Perhaps it is time again to study carefully the philosophy which underpins Pope Benedict's motu proprio Summorum Pontificum. We can but touch upon it in this discussion. He refers again and again to the two forms or usages of the Roman Rite and expresses a desire that one may enrich the other. Some have interpreted this as being a one-way street : the New Mass must be reformed to conform more closely to the earlier liturgical Traditions. It could equally be argued that Pope Benedict wished to convince adherents of both distinct usages that there is no perfect form of the Roman Rite and that enrichment of both forms was desirable. 

Such an aspiration seems like a fantasy in the realities of the Church's present state. The spirit of moderation, teaching through charity and mutual respect - keynotes of the Pontificate of Pope Benedict - have been thrown aside. New Prophets have arisen whose hallmark is self-righteousness and didacticism rather than moderation. They are found amongst the "Progressives" and they are found amongst the "Traditionalists", even if defining those two terms is no simple matter. 


Need what has been described in former years as "the reform of the Reform" be a dead issue? Officially, it seems to be; but in parishes all over the world, "enrichment" continues to take place based on Tradition and not least so, through the Church's musical traditions. Would there be an agreement amongst Catholics of good will that it is desirable that the Church's Liturgy, as expressed in its Ordinary Form, needs to be slowly reformed in the light of Tradition? Some years ago, it was widely thought that such an agreement existed. Now, it is less clear.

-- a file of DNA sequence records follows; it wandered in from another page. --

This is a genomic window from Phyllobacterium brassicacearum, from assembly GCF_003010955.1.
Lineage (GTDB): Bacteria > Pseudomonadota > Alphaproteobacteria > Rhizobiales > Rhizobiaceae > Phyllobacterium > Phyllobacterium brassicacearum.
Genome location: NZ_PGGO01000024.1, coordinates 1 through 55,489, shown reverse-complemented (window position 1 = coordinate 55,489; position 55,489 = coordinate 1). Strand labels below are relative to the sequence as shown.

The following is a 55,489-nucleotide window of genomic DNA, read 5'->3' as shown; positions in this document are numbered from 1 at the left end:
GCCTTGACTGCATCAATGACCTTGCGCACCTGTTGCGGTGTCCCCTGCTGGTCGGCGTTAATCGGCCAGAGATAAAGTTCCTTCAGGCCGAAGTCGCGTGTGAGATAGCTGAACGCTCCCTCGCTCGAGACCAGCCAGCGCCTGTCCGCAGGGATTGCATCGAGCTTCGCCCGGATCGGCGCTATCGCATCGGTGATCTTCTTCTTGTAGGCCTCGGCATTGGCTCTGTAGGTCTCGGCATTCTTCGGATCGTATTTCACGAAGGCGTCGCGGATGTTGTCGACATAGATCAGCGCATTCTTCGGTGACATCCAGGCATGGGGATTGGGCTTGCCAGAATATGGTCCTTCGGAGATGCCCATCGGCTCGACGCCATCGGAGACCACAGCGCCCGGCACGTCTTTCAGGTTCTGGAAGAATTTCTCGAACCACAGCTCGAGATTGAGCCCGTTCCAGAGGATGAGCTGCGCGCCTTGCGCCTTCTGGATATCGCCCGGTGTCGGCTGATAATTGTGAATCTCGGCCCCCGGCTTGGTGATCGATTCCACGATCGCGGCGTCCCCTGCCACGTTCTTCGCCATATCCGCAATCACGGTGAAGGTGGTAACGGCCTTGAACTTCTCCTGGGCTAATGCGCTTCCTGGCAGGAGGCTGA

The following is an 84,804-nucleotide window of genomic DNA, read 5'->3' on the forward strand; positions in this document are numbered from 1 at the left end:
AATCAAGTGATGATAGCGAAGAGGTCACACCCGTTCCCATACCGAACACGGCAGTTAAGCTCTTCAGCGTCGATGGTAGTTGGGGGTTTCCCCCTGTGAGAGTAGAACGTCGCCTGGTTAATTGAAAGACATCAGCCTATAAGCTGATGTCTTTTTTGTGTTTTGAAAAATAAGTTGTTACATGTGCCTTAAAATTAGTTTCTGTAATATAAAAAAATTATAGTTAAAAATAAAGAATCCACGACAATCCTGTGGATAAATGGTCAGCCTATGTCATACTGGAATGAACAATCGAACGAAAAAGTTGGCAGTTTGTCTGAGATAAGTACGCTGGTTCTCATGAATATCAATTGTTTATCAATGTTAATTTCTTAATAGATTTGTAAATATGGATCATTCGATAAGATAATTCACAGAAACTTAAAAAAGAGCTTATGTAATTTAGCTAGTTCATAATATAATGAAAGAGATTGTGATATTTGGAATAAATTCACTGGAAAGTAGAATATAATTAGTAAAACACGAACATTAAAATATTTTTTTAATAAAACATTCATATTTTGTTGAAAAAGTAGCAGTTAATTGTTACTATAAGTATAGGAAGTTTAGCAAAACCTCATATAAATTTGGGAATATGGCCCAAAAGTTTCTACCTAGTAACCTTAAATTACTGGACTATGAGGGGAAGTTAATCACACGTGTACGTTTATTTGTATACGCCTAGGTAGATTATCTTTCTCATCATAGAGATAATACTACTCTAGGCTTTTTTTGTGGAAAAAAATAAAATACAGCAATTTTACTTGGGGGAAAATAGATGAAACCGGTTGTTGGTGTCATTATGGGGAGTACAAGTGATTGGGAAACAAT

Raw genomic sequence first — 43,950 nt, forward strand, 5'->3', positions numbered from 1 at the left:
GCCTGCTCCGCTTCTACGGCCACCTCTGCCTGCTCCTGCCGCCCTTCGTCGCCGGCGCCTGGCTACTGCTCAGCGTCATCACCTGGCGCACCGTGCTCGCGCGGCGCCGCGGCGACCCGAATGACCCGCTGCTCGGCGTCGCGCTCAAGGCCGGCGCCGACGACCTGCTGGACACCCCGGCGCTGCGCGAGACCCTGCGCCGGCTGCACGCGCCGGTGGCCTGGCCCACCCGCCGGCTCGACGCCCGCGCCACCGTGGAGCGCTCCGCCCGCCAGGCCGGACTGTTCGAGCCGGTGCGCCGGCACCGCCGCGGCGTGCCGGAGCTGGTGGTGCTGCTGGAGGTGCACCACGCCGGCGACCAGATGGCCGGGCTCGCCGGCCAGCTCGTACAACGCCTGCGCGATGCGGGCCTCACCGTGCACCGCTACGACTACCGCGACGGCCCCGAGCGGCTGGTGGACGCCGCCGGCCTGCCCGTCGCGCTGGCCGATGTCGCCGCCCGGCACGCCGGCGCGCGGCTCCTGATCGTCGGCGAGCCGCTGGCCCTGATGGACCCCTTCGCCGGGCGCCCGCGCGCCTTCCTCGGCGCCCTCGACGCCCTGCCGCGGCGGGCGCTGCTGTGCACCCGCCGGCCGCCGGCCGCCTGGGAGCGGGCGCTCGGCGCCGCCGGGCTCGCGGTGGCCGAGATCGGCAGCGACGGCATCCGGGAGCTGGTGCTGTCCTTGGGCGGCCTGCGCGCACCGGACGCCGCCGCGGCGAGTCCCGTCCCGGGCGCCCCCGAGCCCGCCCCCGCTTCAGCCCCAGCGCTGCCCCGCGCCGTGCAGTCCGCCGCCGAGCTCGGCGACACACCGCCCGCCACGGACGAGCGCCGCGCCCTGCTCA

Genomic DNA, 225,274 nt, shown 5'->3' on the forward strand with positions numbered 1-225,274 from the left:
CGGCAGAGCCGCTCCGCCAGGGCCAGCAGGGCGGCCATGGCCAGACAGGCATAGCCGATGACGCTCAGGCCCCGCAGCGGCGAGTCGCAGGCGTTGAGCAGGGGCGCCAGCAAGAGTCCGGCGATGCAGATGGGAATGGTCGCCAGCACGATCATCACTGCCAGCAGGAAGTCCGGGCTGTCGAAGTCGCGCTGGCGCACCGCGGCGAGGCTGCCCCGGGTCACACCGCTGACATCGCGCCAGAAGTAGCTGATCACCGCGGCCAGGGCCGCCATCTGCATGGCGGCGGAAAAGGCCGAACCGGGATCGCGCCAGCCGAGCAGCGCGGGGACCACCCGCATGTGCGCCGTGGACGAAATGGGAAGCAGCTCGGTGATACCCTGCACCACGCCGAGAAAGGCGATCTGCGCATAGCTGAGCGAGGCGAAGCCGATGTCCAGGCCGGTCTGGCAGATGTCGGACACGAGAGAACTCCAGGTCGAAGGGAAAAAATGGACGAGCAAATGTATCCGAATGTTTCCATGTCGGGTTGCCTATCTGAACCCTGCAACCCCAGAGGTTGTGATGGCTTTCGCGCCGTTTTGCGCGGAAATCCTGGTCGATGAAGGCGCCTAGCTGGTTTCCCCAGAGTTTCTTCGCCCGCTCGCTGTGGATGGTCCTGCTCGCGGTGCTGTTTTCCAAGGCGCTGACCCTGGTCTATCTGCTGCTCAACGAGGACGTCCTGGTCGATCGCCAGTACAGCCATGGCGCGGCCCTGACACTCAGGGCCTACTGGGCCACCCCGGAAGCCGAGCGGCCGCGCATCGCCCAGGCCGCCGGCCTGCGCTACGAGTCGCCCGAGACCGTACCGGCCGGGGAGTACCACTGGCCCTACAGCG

In recent years, a new direction in the movement of Catholic liturgical Tradition has been taken. At its most extreme, it demands that 20th century revisions of the Extraordinary Form be rejected as inconsonant with Tradition and tainted with modernism. With such an approach, however, is there a danger that a particular Rite is venerated as an end in itself, rather than a means to end, namely a pure act of the worship of Almighty God?

Will the unhappy by-product of this new direction within the Traditional Mass movement be that, in the pursuit of "purified" Liturgical forms, common ground will be lost with the majority of Catholics who have little concept of or interest in Liturgical Tradition and common ground with those Catholics who do?

For the present, the reform of the Ordinary books of the Roman Rite seems more in the realm of notions, ideals and articles such as this one, rather than a particular program or movement. Or is it? Something may be waiting in the wings ...

To be continued. 

END-NOTE

(1) Letter of His Holiness Benedict XVI to the Bishops on the occasion of the publication of the Apostolic Letter "motu proprio data" Summorum Pontificum on the use of the Roman Liturgy prior to the reform of 1970, given at Saint Peter's 7th July 2007.

Friday, 30 April 2021

Festal dalmatic

Dalmatic
Last year, the Saint Bede Studio completed a set of dalmatics to match a chasuble set prepared for a Catholic parish in the Diocese of Columbus (Ohio USA). 

These dalmatics, in the Gothic Revival style, were made from an English brocade, lined in pale green taffeta and ornamented with one of the Studio's unique braids.